European consumer demand for more/new seafood products has been increasing over the last decade [1]. However, aquaculture plays only a minor role in the supply of high quality seafood to the European Union, providing only 10% of the total seafood consumption, whereas worldwide this value is >50% [2]. The limited variety of fresh and processed fish products coming from European aquaculture is considered an important bottleneck towards the expansion of this sector in Europe [3]. Domestication of new fish species [4] is considered as an effective tool to increase European aquaculture production and competitiveness, thus contributing to food security as well as to the reduction in fishing pressure on corresponding wild fish populations [5].

The greater amberjack Seriola dumerili (Risso, 1810) is a large coastal epibenthic and pelagic teleost fish with a wide geographical distribution, which includes the Indo-West Pacific Ocean [6], the Western Atlantic Ocean [7, 8], the Eastern Atlantic Ocean (from British to Moroccan coasts) and the Mediterranean Sea [9]. It is a gonochoric species with group-synchronous ovarian development and a multiple spawning pattern [10, 11], with a reproductive season between late spring to early summer in the Mediterranean region, and between later spring and early autumn in the Eastern Atlantic Ocean [12]. Greater amberjack is characterized by rapid growth, excellent flesh quality and has worldwide market appreciation [13, 14]. Its domestication represents an ambitious challenge for aquaculture, and has begun almost two decades ago [1518]. However, large migratory, top predator fish do no adapt easily to captivity and when confined in sea cages or tanks they may exhibit important reproductive dysfunctions [11, 1821]. Some of the reproductive dysfunctions of captive-reared greater amberjack have been overcome occasionally through the administration of exogenous reproductive hormones, such as human chorionic gonadotropin (hCG) [2224] or gonadotropin releasing hormone agonists (GnRHa) [22, 23, 25, 26], while the occurrence of spontaneous spawning has been reported rarely [12]. However, the absence of a significant aquaculture industry for greater amberjack in Europe is testament to the lack of a reliable technology for broodstock management and reproduction control in captivity for this species [26].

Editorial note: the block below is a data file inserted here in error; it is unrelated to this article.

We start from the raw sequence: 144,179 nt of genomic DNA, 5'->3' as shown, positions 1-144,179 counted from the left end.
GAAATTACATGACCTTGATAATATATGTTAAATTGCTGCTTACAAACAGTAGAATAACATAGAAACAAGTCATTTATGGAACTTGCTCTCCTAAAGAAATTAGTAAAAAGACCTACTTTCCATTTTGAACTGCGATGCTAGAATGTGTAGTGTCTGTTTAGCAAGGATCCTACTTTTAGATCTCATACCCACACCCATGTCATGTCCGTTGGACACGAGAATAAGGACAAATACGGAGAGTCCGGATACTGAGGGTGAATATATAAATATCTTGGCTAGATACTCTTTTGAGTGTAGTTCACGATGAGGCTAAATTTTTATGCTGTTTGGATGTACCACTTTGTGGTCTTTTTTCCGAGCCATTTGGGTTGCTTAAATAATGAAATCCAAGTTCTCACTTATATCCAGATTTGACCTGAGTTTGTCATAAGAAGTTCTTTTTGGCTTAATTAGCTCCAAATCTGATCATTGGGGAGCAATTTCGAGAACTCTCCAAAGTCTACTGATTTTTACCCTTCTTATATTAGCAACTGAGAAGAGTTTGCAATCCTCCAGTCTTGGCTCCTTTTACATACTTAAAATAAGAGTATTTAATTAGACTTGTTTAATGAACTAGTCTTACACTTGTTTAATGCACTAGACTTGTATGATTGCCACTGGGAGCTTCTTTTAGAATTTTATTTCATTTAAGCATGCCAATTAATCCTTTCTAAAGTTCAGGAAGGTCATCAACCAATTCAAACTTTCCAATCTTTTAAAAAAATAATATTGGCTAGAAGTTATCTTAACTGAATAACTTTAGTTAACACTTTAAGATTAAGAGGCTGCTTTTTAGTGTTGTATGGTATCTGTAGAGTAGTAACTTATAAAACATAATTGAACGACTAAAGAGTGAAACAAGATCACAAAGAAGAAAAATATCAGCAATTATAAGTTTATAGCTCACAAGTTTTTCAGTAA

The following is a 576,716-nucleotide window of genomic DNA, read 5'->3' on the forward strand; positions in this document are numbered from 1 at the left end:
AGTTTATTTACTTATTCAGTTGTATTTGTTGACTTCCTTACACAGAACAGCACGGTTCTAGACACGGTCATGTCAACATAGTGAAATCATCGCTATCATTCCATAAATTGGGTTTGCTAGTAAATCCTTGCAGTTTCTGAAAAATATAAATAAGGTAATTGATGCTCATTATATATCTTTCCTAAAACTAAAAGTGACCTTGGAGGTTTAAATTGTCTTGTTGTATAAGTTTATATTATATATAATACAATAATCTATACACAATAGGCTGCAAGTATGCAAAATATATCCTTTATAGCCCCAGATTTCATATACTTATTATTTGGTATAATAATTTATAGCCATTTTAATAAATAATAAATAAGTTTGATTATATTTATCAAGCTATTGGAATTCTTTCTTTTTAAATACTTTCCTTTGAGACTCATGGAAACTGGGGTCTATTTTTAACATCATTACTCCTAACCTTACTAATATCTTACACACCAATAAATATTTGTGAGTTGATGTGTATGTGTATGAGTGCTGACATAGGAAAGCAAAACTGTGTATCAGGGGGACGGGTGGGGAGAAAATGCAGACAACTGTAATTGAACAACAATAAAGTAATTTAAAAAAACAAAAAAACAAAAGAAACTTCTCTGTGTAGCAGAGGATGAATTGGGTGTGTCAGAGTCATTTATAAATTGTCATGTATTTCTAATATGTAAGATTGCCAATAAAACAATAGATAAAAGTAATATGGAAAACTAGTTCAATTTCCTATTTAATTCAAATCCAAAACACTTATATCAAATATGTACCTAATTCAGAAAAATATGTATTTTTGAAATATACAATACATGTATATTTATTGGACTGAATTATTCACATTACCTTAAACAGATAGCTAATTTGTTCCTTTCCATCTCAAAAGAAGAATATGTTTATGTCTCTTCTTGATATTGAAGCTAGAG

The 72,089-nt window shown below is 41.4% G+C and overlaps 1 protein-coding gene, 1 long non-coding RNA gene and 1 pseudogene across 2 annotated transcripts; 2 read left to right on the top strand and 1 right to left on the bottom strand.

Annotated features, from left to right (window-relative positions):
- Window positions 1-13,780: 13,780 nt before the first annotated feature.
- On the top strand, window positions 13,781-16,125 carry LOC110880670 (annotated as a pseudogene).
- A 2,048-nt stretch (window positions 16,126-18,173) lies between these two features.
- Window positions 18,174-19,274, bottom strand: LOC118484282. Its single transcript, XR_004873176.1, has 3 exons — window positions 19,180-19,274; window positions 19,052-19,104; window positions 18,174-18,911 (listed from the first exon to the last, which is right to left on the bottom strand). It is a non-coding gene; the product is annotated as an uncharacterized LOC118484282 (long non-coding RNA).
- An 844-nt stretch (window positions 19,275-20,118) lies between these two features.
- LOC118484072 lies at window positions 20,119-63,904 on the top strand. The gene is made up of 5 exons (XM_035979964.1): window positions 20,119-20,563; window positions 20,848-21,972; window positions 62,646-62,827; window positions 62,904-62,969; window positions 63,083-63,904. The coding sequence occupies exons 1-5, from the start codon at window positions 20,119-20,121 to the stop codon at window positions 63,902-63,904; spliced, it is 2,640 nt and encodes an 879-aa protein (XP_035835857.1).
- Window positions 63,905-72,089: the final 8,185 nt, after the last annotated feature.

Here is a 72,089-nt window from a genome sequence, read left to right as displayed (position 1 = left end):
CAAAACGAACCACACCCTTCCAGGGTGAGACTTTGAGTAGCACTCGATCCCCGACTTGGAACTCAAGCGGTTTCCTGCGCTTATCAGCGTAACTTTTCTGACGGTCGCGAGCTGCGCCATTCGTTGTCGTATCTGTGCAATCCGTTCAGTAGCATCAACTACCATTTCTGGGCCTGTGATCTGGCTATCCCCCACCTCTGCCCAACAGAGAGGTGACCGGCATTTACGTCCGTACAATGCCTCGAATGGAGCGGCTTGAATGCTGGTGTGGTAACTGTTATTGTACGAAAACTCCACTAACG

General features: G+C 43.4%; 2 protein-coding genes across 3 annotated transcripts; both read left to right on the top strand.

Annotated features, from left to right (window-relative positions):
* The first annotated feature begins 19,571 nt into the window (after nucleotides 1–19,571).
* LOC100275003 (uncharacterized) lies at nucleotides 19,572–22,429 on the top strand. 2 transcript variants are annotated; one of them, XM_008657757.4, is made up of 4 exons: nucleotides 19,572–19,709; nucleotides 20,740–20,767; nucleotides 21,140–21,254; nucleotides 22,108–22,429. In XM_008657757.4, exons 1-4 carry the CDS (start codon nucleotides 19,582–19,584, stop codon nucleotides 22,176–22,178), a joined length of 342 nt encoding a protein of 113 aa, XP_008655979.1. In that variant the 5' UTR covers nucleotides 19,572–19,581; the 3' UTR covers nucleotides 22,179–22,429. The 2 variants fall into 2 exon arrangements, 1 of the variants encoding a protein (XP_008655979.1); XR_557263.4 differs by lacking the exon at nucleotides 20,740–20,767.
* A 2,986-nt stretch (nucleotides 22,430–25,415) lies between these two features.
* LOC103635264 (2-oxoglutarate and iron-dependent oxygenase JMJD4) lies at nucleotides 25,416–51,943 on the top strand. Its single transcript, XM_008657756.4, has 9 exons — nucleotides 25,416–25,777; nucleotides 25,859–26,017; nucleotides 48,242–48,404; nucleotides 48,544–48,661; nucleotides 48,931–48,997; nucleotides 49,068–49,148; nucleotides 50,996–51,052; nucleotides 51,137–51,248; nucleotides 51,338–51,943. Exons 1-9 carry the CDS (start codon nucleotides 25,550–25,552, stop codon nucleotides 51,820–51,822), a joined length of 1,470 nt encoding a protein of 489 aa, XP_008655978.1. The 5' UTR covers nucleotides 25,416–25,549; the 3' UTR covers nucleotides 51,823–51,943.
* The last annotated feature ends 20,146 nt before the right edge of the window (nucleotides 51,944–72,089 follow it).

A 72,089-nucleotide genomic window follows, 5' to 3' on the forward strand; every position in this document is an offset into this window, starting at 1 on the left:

In captivity, wild-caught greater amberjack often do not develop further than early vitellogenesis [18, 27] or if they do complete vitellogenesis, they fail to undergo oocyte maturation and require exogenous hormonal therapies to induce ovulation and spawning [26]. Different studies have been carried out in the Mediterranean Sea to investigate gametogenesis and describe the reproductive cycle either in wild [10, 2830] or captive-reared greater amberjack [18, 24, 26]. However, so far no comparative study of the reproductive function of wild vs captive-reared greater amberjack has been conducted, in order to identify the extent and the points at which possible reproductive impairments occur in captivity. Moreover, although few studies exist on greater amberjack female gonad biochemical composition [31, 32], no information is available on male specimens, even though a close relationship between gonad composition–and more generally fish nutritional state- and reproductive success has been demonstrated widely [3341]. More specifically, dietary fatty acids have proven to be very important in the reproduction of several fish species, including greater amberjack, since they determine gonad composition, affecting not only sperm and egg quality [31, 32, 37, 4244], but also being involved in the synthesis of eicosanoids that are autocrine mediators in the reproductive process [38, 4549]. Furthermore, the peptide hormone leptin plays a role in conveying signals of the energy stores to the central nervous system [5055] and acts as a permissive factor for the onset of energy demanding processes such as reproduction [40, 56].